Ancient Indians understood the science and art of settlement planning, architecture and governance of natural resources. British gazettes speak of these systems at length calling us a hydraulic society. Indus Valley civilization is a great example of that.Highly sophisticated systems were in place which varied to suit different ecosystems, for harvesting every drop of water.
I’ll try to traverse through history, and tell you how water harvesting has been there since centuries.
Dholavira in Gujarat, an Indus Valley Civilization site, had lakes built in to collect monsoon run-off, bunds and inlet channels to divert water, and intricate drainage system for storm water, drinking water. Similar evidences have been found at Mohanjodaro and Harappa.
Towards the end of 1st century BC, the Sringaverapura tank near Allahabad is a remarkable system to take the floodwater of Ganga into a set of desilting chambers, including water weirs, to clean the water for drinking. It is a unique example of hydraulic engineering.
The importance of water governance was well understood in ancient India. Kautilya’s Arthasastra has details of how tanks and canals are to be built and managed. The key was to clarify the enabling role of the state – the king – and the management role of local communities. The kings did not have engineers
from IIT. They provided fiscal incentives to communities and individuals who built water systems.
Lake and well irrigation, tanks , anicuts ( Cauvery Anicut ) developed on a large scale during the time of Pandya, Chera and Chola dynasties in south India (1st-3rd Century A.D.) . Large structures were built across Cauvery and Vaigai rivers.
Mohammad Bin Tughlaq encouraged the farmers to build their own rain water harvesting systems and wells. Feroze Shah Tughlaq built the Western Yamuna Canal to extend irrigation facilities in the dry land tracts of the present-day Haryana and Rajasthan. Abdul Rahim Khan built a unique water supply system in Burhanpur, M.P. It had long lines of underground tunnels with vertical airshafts to tap the underground water flow from the nearby Satpura hill ranges to the Tapi river lower down. The system is still functioning well. Shahjahan built many canals like the Bari Doab or the Hasli Canal.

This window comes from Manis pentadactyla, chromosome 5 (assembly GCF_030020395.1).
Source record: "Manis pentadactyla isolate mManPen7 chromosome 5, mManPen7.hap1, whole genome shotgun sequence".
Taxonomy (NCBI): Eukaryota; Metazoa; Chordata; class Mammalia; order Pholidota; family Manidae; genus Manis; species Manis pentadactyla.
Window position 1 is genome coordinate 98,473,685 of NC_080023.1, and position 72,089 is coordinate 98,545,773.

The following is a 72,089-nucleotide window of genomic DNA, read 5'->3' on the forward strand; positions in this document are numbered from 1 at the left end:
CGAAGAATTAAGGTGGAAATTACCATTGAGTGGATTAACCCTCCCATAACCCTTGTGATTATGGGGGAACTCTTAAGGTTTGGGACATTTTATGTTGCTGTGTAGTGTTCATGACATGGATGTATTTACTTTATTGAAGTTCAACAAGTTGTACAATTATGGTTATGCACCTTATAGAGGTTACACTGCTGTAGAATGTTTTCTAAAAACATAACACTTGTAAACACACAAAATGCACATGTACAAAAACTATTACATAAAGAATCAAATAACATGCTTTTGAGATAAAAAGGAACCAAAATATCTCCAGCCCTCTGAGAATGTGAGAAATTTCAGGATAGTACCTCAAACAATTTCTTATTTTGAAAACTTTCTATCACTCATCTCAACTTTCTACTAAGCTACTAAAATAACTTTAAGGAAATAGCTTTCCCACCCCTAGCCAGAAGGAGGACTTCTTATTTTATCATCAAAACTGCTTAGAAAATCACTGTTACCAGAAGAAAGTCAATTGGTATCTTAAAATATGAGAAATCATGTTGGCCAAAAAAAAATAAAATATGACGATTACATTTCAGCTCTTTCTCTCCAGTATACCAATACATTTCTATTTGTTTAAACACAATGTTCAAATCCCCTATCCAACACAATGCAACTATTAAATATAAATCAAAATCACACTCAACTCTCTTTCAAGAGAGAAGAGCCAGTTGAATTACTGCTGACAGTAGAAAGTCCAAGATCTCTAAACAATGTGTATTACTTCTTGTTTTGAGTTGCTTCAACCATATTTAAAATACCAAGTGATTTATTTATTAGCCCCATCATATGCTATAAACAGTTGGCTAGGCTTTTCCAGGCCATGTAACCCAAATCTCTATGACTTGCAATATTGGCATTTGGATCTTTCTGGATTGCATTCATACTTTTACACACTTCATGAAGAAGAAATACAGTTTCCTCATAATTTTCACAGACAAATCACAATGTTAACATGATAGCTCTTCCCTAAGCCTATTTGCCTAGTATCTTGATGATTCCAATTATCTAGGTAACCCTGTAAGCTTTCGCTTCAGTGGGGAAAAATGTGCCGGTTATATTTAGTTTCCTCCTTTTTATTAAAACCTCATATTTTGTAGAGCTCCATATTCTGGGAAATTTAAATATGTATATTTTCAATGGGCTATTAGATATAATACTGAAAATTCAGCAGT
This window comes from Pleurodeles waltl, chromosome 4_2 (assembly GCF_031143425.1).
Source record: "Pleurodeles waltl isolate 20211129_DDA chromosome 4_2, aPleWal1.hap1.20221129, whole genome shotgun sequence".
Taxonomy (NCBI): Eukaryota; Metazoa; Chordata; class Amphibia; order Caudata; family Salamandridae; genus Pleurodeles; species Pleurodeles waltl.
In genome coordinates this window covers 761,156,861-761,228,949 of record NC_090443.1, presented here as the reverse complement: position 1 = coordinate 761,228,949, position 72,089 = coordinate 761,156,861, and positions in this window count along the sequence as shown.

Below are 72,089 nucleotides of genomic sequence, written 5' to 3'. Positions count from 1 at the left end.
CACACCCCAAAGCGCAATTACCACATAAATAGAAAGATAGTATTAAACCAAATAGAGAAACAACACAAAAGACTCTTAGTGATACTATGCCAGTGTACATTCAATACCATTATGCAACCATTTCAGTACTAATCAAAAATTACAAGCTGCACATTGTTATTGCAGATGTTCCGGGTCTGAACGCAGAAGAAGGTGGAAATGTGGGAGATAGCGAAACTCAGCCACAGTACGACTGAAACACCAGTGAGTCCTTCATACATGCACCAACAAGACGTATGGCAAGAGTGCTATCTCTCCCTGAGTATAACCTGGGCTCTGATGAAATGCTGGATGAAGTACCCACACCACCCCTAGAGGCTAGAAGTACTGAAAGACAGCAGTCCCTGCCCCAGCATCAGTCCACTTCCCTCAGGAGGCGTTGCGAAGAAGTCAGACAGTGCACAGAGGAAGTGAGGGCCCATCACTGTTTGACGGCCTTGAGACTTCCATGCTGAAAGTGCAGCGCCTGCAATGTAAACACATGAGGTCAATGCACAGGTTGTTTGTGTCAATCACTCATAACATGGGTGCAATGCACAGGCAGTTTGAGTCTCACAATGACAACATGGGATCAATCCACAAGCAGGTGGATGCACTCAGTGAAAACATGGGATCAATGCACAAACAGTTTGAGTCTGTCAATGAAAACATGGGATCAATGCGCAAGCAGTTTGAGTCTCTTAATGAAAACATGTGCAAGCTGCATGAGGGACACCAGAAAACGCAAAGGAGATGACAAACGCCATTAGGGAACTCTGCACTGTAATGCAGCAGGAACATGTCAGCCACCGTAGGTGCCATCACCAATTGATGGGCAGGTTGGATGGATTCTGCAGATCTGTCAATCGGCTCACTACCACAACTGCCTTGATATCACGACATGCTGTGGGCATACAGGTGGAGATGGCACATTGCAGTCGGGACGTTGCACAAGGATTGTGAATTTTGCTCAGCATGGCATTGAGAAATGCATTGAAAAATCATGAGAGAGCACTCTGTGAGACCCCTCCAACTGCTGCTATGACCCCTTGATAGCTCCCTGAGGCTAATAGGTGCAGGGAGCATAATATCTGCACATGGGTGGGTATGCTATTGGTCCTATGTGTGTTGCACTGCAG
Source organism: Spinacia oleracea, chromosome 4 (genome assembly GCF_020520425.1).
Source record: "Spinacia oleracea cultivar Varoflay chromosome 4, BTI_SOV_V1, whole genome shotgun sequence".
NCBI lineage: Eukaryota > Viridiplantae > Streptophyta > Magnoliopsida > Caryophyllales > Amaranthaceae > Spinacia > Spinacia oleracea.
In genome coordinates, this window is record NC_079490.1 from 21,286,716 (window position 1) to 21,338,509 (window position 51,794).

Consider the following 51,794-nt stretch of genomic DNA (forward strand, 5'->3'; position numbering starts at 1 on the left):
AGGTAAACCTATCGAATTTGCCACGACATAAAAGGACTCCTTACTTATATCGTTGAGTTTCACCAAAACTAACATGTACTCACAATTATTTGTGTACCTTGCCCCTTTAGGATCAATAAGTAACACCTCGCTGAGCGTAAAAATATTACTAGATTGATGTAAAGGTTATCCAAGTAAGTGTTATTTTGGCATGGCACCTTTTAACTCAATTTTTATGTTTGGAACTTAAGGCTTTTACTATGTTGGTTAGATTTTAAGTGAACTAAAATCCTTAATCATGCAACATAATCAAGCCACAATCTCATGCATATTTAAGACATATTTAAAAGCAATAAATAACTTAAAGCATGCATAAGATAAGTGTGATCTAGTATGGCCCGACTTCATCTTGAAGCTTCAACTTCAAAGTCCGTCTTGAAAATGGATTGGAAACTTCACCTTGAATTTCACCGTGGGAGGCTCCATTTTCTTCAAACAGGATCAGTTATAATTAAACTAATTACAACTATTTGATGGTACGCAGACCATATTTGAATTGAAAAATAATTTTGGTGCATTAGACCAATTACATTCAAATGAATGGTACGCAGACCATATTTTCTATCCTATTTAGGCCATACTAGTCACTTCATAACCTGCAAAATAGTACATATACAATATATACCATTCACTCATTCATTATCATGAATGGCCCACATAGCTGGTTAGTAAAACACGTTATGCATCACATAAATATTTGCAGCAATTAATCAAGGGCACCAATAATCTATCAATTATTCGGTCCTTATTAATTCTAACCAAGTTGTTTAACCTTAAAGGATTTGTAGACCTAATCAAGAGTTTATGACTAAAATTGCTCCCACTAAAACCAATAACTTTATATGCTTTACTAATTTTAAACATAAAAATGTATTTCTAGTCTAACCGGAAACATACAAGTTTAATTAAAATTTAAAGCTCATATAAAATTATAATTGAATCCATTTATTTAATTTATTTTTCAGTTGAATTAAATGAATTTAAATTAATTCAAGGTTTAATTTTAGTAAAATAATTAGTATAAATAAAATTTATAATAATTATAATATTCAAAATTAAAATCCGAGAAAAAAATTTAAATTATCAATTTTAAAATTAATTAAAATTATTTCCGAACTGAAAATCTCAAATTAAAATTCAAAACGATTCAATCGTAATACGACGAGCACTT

Vijaynagar Kingdom in the south took keen interest in building storage tanks and dams.
All forts, built in different terrains and climatic conditions, had elaborate arrangements for drinking water. Amber Fort, Jodhpur Fort, Chittor Fort are prime examples of this.
Let us have a look at the different kinds of local water harvesting practices that were used to conserve water.
Taalab/ Bandhis/Samand – Reservoirs
- Natural, such as ponds or man-made lakes
- Served the purpose of irrigation and drinking.
- When the water in these reservoirs dried up, the pond beds were used for cultivation.
- Small earthen check dams built in Rajasthan to capture and conserve rainwater, thus improving percolation and recharging ground water.
Baoris / Bers
- Very old community wells in Rajasthan used mainly for drinking.
- Built by banjaras for their drinking water needs.
- Could hold water for a long time because of almost negligible water evaporation.
- Man-made tanks in Rajasthan and Gujarat, essentially meant for community use and for religious rites but not for drinking.
Step Wells or Water Temples
- Used for harvesting rainwater and providing water for drinking purpose in arid parts. It is famously called water temple.
- Initiated due to the need to ensure water supply during the period of drought.
- Recall, Rani ki vav stepwell at Patan, Gujarat was added to the list of UNESCO World Heritage sites recently. Check the photo below.
Other prominent water harvesting practices were kunds, kuis etc.
All this indicates that we have had a glorious tradition of water harvesting by the village communities with the encouragement from the state. This history reflects the ingenuity and wisdom of the people in ancient India who made harvesting of water and its management an integral part of the native culture and community life. We can learn some lessons in the present, for a better future.